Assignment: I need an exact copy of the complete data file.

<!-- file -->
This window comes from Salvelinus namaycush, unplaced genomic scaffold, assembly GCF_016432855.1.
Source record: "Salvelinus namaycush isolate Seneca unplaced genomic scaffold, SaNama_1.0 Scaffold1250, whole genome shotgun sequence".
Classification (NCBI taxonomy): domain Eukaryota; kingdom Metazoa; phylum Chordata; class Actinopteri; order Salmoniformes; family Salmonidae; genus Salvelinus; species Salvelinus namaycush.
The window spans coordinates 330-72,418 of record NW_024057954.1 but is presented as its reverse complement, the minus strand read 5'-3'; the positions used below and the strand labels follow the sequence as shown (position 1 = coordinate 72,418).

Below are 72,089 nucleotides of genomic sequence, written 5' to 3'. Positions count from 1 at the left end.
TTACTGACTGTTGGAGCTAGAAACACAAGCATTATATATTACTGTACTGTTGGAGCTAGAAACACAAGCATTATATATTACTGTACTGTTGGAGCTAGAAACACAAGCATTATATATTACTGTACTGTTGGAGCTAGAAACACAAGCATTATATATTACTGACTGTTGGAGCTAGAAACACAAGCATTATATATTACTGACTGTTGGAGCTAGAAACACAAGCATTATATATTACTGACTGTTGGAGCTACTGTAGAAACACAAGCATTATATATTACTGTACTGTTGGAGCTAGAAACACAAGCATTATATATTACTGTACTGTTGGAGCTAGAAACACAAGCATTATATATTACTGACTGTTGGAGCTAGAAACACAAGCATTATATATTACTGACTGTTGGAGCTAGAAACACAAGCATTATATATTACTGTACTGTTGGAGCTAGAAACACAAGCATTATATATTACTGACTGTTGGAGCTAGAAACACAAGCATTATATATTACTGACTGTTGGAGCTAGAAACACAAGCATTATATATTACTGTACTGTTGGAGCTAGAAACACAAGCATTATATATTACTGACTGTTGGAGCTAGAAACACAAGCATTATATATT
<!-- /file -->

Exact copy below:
This window comes from Salvelinus namaycush, unplaced genomic scaffold, assembly GCF_016432855.1.
Source record: "Salvelinus namaycush isolate Seneca unplaced genomic scaffold, SaNama_1.0 Scaffold1250, whole genome shotgun sequence".
Classification (NCBI taxonomy): domain Eukaryota; kingdom Metazoa; phylum Chordata; class Actinopteri; order Salmoniformes; family Salmonidae; genus Salvelinus; species Salvelinus namaycush.
The window spans coordinates 330-72,418 of record NW_024057954.1 but is presented as its reverse complement, the minus strand read 5'-3'; the positions used below and the strand labels follow the sequence as shown (position 1 = coordinate 72,418).

Below are 72,089 nucleotides of genomic sequence, written 5' to 3'. Positions count from 1 at the left end.
TTACTGACTGTTGGAGCTAGAAACACAAGCATTATATATTACTGTACTGTTGGAGCTAGAAACACAAGCATTATATATTACTGTACTGTTGGAGCTAGAAACACAAGCATTATATATTACTGTACTGTTGGAGCTAGAAACACAAGCATTATATATTACTGACTGTTGGAGCTAGAAACACAAGCATTATATATTACTGACTGTTGGAGCTAGAAACACAAGCATTATATATTACTGACTGTTGGAGCTACTGTAGAAACACAAGCATTATATATTACTGTACTGTTGGAGCTAGAAACACAAGCATTATATATTACTGTACTGTTGGAGCTAGAAACACAAGCATTATATATTACTGACTGTTGGAGCTAGAAACACAAGCATTATATATTACTGACTGTTGGAGCTAGAAACACAAGCATTATATATTACTGTACTGTTGGAGCTAGAAACACAAGCATTATATATTACTGACTGTTGGAGCTAGAAACACAAGCATTATATATTACTGACTGTTGGAGCTAGAAACACAAGCATTATATATTACTGTACTGTTGGAGCTAGAAACACAAGCATTATATATTACTGACTGTTGGAGCTAGAAACACAAGCATTATATATT